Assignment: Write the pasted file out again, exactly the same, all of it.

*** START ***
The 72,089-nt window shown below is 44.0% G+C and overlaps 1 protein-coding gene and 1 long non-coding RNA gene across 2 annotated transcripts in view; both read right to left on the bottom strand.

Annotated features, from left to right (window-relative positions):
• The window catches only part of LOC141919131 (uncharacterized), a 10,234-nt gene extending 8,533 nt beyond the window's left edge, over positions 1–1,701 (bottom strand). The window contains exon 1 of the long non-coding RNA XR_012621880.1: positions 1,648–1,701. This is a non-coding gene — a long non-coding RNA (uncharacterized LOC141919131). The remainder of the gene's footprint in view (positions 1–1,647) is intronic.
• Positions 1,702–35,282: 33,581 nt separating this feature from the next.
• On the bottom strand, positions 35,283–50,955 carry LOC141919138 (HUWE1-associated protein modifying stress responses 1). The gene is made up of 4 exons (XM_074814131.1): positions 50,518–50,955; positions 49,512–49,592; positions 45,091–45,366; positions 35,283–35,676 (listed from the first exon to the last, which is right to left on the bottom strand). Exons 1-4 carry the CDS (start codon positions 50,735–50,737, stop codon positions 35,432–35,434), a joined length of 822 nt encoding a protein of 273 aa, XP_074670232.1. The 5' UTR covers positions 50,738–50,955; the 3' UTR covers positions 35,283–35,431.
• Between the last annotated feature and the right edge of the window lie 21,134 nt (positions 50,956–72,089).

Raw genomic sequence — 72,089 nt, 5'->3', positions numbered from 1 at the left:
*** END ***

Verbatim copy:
The 72,089-nt window shown below is 44.0% G+C and overlaps 1 protein-coding gene and 1 long non-coding RNA gene across 2 annotated transcripts in view; both read right to left on the bottom strand.

Annotated features, from left to right (window-relative positions):
• The window catches only part of LOC141919131 (uncharacterized), a 10,234-nt gene extending 8,533 nt beyond the window's left edge, over positions 1–1,701 (bottom strand). The window contains exon 1 of the long non-coding RNA XR_012621880.1: positions 1,648–1,701. This is a non-coding gene — a long non-coding RNA (uncharacterized LOC141919131). The remainder of the gene's footprint in view (positions 1–1,647) is intronic.
• Positions 1,702–35,282: 33,581 nt separating this feature from the next.
• On the bottom strand, positions 35,283–50,955 carry LOC141919138 (HUWE1-associated protein modifying stress responses 1). The gene is made up of 4 exons (XM_074814131.1): positions 50,518–50,955; positions 49,512–49,592; positions 45,091–45,366; positions 35,283–35,676 (listed from the first exon to the last, which is right to left on the bottom strand). Exons 1-4 carry the CDS (start codon positions 50,735–50,737, stop codon positions 35,432–35,434), a joined length of 822 nt encoding a protein of 273 aa, XP_074670232.1. The 5' UTR covers positions 50,738–50,955; the 3' UTR covers positions 35,283–35,431.
• Between the last annotated feature and the right edge of the window lie 21,134 nt (positions 50,956–72,089).

Raw genomic sequence — 72,089 nt, 5'->3', positions numbered from 1 at the left: